Mark DeRosa re-injures his wrist, likely out “for a while”

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Mark DeRosa left last night’s Giants-Dodgers game after tweaking his wrist while waiting for a pitch from Clayton Kershaw. He didn’t even swing at it, actually, just was digging in and cocking the bat in anticipation. He looked to be in some pretty obvious pain.  While the initial word was that he would be day-to-day, Bruce Bochy said after the game that he “could be out for a while.”

We touched on this a couple of weeks ago when Pablo Sandoval went down: the Giants offense stinks, its best hitter is out for a while and now, the guy who is probably his best replacement — DeRosa — is injured again. So, you’re back to Miguel Tejada posing as a major league hitter and Brandon Belt tattooing the ball down in Fresno.  Time to think out of the box, right?

Aubrey Huff is thinking outside of the box, and he says he’s willing to move from first to third base, which would allow Tejada to be benched and Belt to slide in to his natural position at first.

Likelihood: extremely low. Belt has been taking all of his reps in the outfield at AAA and the Giants are unlikely to want to move Huff around any more than they already have, because — with all respect — his glove stinks on ice. And because he hasn’t played third base since 2008, and even then it was (a) sporadic; and (b) poor.

But you know what they say about desperate times and desperate measures, right?

Seattle Mariners to make a “full-court press” for Shohei Ohtani

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Mariners general manager Jerry Dipoto said in a team-sponsored podcast the other day that the M’s will make a “full-court press” for Shohei Ohtani. To that end, Dipoto said that the M’s would be willing to let the two-way star to pitch and to hit, which is something Ohtani is interested in doing in the United States. Not all clubs are likely to let him do this, with most likely seeing him as a starting pitcher only.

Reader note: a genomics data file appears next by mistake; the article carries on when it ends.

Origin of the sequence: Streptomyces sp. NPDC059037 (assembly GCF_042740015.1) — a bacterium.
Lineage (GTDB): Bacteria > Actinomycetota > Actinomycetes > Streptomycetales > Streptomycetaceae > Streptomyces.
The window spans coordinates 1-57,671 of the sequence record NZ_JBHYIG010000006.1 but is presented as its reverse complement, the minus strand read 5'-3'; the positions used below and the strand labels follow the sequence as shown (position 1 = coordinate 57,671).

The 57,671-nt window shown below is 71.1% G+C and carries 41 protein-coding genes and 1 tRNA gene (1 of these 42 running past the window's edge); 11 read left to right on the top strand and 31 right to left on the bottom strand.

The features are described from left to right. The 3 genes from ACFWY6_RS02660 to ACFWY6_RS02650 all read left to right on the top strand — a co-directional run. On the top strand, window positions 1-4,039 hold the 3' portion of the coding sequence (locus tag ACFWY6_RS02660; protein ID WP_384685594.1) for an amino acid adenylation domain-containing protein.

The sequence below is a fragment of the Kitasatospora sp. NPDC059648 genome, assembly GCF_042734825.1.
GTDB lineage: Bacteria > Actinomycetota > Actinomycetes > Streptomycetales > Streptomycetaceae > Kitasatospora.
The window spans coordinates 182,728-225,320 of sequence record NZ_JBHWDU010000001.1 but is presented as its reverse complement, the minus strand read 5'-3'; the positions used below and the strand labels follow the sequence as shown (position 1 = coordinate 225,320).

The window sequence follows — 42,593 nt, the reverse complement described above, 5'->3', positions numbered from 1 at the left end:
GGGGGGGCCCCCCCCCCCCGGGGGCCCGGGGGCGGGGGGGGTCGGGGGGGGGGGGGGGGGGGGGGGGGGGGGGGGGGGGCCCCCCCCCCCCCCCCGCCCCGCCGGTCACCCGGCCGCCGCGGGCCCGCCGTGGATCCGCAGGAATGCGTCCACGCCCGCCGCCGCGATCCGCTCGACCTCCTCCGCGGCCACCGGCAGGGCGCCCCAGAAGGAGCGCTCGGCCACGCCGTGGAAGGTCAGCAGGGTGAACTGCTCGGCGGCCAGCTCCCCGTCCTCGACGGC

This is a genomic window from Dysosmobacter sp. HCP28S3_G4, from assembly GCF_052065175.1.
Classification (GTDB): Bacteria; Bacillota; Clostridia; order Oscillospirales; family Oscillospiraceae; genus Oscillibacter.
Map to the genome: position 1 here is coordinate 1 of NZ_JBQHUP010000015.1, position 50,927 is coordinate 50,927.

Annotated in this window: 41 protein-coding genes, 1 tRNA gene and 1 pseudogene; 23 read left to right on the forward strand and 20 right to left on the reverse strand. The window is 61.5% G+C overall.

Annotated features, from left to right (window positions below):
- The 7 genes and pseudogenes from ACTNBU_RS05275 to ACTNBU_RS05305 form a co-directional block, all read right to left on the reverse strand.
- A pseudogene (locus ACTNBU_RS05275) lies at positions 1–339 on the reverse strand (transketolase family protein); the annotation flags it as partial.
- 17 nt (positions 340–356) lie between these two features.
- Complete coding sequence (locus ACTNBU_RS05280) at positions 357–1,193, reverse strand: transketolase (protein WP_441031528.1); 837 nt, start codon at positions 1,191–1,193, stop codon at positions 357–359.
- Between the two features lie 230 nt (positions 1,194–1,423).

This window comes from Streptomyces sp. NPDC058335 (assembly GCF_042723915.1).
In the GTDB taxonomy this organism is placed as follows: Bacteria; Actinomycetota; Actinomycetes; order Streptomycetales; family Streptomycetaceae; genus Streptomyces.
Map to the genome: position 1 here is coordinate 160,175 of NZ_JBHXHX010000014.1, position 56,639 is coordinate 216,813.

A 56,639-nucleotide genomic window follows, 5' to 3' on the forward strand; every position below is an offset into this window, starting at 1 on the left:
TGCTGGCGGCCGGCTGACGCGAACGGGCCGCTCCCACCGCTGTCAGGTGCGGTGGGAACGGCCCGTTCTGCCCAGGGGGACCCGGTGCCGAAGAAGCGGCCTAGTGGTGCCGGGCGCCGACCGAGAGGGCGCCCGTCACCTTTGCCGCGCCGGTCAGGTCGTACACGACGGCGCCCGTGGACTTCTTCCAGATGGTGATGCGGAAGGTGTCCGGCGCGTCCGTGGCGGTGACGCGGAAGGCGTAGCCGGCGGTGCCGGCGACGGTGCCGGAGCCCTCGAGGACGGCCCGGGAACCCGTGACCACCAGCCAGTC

Ohtani, who is expected to be posted by his Japanese team, the Nippon Ham Fighters, possibly as early as today, can sign with anyone he wants. He is, however, subject to the international bonus pool caps, so the bids on him will be somewhat limited. The Texas Rangers and New York Yankees have the most money available: $3.535 million for the Rangers and $3.5 million for the Yankees. The Twins ($3.245 million), Pirates ($2.266 million), Marlins ($1.74 million) and Mariners ($1.57 million) are the only other teams with more than $1 million left. Twelve teams — including the Dodgers, Cubs, Cardinals and Astros — are limited to a maximum of $300,000, having met or exceeded their caps for this signing period already.

Ohtani, however, is said to be less motivated by money than he is by finding the right situation. While a lot of guys say that, the fact that Ohtani is coming over to the U.S. now, when his financial prospects are limited, as opposed to waiting for two years when he is not subject to the bonus caps and could sign for nine figures, suggests that he is telling the truth. As such, a team like the Mariners that is willing to allow him to hit and pitch could make up for the couple of million less they have in bonus money to spend.

As for how that might work logistically, Dipoto said that the team would be willing to play DH Nelson Cruz a few days in the outfield to accommodate Ohtani, allowing him to DH on the days he’s not pitching. That might be . . . interesting to see, but given how badly the Mariners could use a good starting pitcher, they have an incentive to be creative.

Ohtani, 23, suffered some injuries in 2017, limiting him to just five starts and 65 games as a hitter. In 2016, however, he hit .289/.356/.547 with 22 homers in 342 at-bats and went 11-3 with a 3.24 ERA, and a K/BB ratio of 146/51 in 133.1 innings as a starter.

Five clubs have more money to spend on Ohtani than the Mariners do. None of those teams are on the west coast, which some Asian players have said in the past they preferred due to faster travel back home. The Mariners, owned for a long time by a Japanese company which still retains a minority interest in the club, and long the home for high-profile Japanese players such as Ichiro and Hisashi Iwakuma, likely have a better media and marketing reach in Japan than most other teams as well, which might be a factor in his decision making process. Is all that enough to sway Ohtani?

We’ll find out over the next couple of weeks.